ceived it is proof of the fact that the
live stock experiments being carried
on at the North Dakota station are
recognized by experts as being ot great
value to the stock raising industry.
Commissioner W. N Steele of Rolla.
who has been at the North Dakota
headquarters, has left for home, going
by way of the Great Lakes Mr. Steele
has been here practically all of the
time since the first of May, and during
that time has done a great deal of
good for the state. Mr. Steele has a
wonderfully happy faculty of making
all visitors feel at home Immediately
upon their entry to the North Dakota
booth. Mr. Steele is as much at home
while entertaining a millionaire man
ufacturer from the east as he is with
the sturdy farmer of the North Da
kota prairies or the hardy craftsman
of the city. His twenty-five years of
residence in the state has placed him
in a position so that he can tell of the
growth of North Dakota as few men
can. It is the pioneer of the state who
realizes more than any one else the
wonderful growth the state has had
and who, judging from the past growth
and present conditions, can paint as
rosy a picture as can be painted of the
best state in the Union. Mr. Steele will
probably return in September and re
main for a portion of the fall.
This work of the government Is
pregnant with enormous possibilities
for North Dakota. An empire lies lat
ent In the midst of the state of which
the people little dream. The fertility
of ages is stored in the soil, the water
of half a continent flows by uselessly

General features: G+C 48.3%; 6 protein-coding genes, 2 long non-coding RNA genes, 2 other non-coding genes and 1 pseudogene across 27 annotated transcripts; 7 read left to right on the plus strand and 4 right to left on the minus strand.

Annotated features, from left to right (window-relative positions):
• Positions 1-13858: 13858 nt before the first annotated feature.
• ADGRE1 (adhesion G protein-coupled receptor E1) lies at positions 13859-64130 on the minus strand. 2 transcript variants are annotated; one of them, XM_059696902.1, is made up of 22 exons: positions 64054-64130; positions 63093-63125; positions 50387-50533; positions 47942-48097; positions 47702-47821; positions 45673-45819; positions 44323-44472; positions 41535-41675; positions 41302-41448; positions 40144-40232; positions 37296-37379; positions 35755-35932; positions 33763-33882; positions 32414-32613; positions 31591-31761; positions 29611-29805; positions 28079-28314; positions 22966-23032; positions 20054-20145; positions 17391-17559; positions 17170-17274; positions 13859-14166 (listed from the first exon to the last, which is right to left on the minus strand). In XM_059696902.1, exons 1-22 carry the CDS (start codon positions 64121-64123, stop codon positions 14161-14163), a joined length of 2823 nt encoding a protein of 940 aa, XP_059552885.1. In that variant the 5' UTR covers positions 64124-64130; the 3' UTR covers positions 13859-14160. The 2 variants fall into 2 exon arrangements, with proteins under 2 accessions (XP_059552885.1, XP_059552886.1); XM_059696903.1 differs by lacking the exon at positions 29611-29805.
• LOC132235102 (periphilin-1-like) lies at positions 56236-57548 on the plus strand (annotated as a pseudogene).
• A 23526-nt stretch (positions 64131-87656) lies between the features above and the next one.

to the sea. It needs but the wedding
of the two to create and develop a
wealth compared to which rainfall
farming will seem as nothing, a wealth
which will make North Dakota fa
mous in wet years and in dry as one
of the greatest agricultural sections of
Capt. Tonner, assistant commis
sioner of Indian affairs, now in Wis
consin on a tour of inspection of
agencies and schools, will next visit
Wahpeton and select the site for the
agricultural school which is to be es
tablished there by the government.
He will later visit and inspect the
schools and agencies in this state,
On account of the late harvest the
farmers will be too busy to do much
shooting when the season first opens.
Many of them have posted notices
around their farms forbidding hunters
from shooting on their lands, as they
want a little fun themselves.
A Minot woman went over to the
waterworks station and "sassed" the
assistant, engineer the other day. She
bothered him so that he turned the
hose on her. He was arrested and
fined for assault, and then lost his
Just why North Dakotans do not
grow small fruits continues to be a
puzzle to those who see with what
success raspberries, strawberries, cur
rants and gooseberries can be raised
in the state.
The D. M. Robbins land in Stuts
man county, formerly owned by Rich
ard Sykes. has been sold to a land
syndicate and will be disposed of in
small tracts to setilers. The land
consists of about 18,000 acres.
Representatives of many sections ot
the state have been at Devils Lake
discussing conditions in their locali
ties with the homeseekers at the res
Overlooked Clark's Big Roll.
Sault Ste. Marie. Mich., Sept. 1.
Alexander Clark, a saloonkeeper of
Brim ley. was held up in his saloon at
the point of a gun by two strangers,
who got away with $74 and a quantity
of whisky. Clark had $500 In his pock
et which was overlooked.
Named for Congress.
Oskalooaa, Iowa. Sept. 1. S. A.
Brewster was nominated for con
gress yesterday by the iMmobVatle
convention ot the Sixth congressloMl
sance of the Missouri river irrigation
problem. They will visit the outlying
country and then come down the river
from a western point, after which, if
they find conditions favorable, the
reclamation service will send a corps
of surveyors to make detailed plans